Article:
Oppose The Burka Ban
A secular state must protect the rights of citizens to free expression; once the door has been opened for the state to decide what we wear, our basic freedoms of expression and association are curtailed.
Here in the UK, many people are calling for the same unjust legislation, often fuelled by islamaphobia and racism. Clearly, the decision of the French government plays into the hands of the far-right fascist movements in France and elsewhere.
As an Atheist and secular humanist, I’m most concerned that each person should have the freedom to develop their intellectual abilities, cultures and ideas: those we disagree with are open to our public censure under the same freedoms and human rights legislation that, on the whole, strikes the right balance. I am thus as much against those forces that might insist on religious garments as I am against those who would ban them.
The argument concerning ‘security’ is also mostly spurious as any disguise good enough to hide or change the face is as effective. The crazy argument that suicide bombers won’t be recognized is simply laughable; why would they wish not to be recognized? The costs of having extra women staff to check IDs at ports and airports? What about the costs of taking women to court and policing the ban?
In addition to my ethical and political objections to the ban, there are considerable practical points too; one example might be how one deals with elderly burka wearers.
Consider an older single woman living alone, perhaps in her 60s, 70s or 80s, who has never appeared in public without wearing her burka. Is she expected to suddenly change her habits of a life time and feel almost naked in the street? The chances are she will not go out and have to arrange for all her shopping and to be done for her. Her social life will have to take place at home and she might become so isolated that her life becomes unbearable, never mind the threats to her physical health; lack of exercise, not shopping regularly for fresh food and so on – it is forced disablement.
As for the supposed ‘right’ to see people’s faces and the idea that seeing the face is somehow crucial to communication and recognition – what rubbish. Blind people can have excellent and fulfilling relationships like the rest of us. If we are sighted, we can recognise the Burka wearing woman (if she is a close friend) pretty instantly by body language, style, gait, voice, height and weight and so-on. If she is not a close friend then seeing her face is not at all important anyway.
The sense of outrage displayed by those in favour of the ban seems to me to be misplaced at best and, at worst, just another way of undermining women.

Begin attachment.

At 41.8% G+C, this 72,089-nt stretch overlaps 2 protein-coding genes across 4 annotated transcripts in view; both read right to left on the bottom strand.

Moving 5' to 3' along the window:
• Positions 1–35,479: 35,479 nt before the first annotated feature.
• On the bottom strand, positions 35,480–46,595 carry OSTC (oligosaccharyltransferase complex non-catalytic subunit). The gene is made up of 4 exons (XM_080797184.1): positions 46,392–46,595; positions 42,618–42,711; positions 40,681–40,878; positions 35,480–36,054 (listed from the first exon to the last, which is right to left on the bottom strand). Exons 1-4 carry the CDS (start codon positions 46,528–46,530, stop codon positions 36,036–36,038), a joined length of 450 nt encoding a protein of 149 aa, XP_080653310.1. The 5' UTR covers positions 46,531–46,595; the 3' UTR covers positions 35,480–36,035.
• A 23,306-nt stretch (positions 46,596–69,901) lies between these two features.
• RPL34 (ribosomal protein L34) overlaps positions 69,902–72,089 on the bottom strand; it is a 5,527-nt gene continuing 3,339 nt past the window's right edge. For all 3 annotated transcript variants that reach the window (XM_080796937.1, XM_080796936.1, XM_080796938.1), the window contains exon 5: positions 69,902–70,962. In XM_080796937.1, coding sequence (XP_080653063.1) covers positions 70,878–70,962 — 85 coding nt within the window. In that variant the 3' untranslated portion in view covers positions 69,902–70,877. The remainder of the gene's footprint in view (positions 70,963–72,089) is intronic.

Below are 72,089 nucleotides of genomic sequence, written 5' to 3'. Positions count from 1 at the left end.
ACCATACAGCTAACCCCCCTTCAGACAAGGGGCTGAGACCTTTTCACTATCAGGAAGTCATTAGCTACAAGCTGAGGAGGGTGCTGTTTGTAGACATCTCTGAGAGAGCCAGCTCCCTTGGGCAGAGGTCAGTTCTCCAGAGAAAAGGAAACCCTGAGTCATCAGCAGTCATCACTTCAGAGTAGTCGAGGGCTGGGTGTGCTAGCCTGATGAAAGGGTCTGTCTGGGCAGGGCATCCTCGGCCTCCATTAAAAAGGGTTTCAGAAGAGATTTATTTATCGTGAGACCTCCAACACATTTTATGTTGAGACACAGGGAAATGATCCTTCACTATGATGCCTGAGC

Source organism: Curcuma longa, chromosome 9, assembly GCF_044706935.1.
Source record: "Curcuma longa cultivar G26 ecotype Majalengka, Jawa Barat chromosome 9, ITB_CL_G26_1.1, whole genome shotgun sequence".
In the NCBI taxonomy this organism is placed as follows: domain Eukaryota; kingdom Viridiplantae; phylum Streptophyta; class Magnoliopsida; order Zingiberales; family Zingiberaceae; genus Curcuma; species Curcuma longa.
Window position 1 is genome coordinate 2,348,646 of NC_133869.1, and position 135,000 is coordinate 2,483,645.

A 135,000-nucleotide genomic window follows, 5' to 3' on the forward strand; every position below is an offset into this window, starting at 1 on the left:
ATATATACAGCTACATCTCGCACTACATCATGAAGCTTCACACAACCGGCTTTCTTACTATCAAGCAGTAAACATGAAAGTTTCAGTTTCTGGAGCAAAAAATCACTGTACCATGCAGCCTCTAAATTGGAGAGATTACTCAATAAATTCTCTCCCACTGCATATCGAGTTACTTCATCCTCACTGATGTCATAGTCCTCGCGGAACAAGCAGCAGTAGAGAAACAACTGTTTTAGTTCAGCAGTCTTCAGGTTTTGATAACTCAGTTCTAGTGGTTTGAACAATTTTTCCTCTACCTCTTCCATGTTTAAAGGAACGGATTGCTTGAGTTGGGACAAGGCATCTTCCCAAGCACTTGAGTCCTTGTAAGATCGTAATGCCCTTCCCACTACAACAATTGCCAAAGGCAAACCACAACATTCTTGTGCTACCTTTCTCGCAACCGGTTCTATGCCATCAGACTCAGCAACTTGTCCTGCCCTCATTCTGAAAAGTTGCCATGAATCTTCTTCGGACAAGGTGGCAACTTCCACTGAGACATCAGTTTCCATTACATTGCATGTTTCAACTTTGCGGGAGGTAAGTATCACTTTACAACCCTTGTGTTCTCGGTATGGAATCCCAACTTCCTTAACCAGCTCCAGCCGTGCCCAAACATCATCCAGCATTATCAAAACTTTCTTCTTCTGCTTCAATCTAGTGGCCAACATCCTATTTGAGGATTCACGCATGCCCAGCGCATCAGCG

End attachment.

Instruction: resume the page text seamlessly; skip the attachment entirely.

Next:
If you wish to provide support for those against the ban, there are Facebook pages and the site started by Rachid Nekkaz. I think support from Atheists might carry some weight as many think it is only Muslims who object.
I’m at a loss to understand the perspective that in France, or other secular countries, women are mostly coerced into wearing a full veil. While I don’t know of any statistical analysis, I have previously lived in an area with a very high Islamic population for 7 years and when meeting staff at the Islamic drop-in centre (on environmental business) I was as likely to be greeted by the receptionist wearing a burka as wearing jeans and a T shirt – the same woman incidentally. The majority of Muslim women I worked with were indistinguishable from their non-Muslim colleagues and some often chose to wear either a veil or a full Burka when not at work outside the home. This freedom to mix and match is extremely common in other areas I know well with high Islamic populations. Undoubtedly there are cases of coercion in secular countries but the Muslims I have known have come to the west to escape coercion elsewhere as well as for economic reasons.
As for the repeated arguments supposedly in favour of women’s rights, I can only say that it is already illegal for adults to coerce other adults in to doing anything (unless they are the police or equivalent) and laws regarding domestic violence should be upheld. Fining a man a paltry sum for coercing a woman to wear what he chooses, in cases where that happens, undermines existing laws. What about the man who coerces his spouse or partner to wear a bikini in public under threat of violence? Are we to fine him a paltry sum instead of prosecuting him for intimidation with threats of violence?
Finally, if the French state, or any other, wishes to make serious improvements in the lives of coerced women perhaps it might be better to put greater effort into enforcing the existing laws designed to protect women from domestic violence; there’s hardly a lack of evidence for those crimes amongst non Muslims. As Tracy Chapman sang, “last night I heard the screaming, loud voices behind the wall, it doesn’t do no good at all, to call, the police, they always come late if they come at all.”
Lets get our priorities right.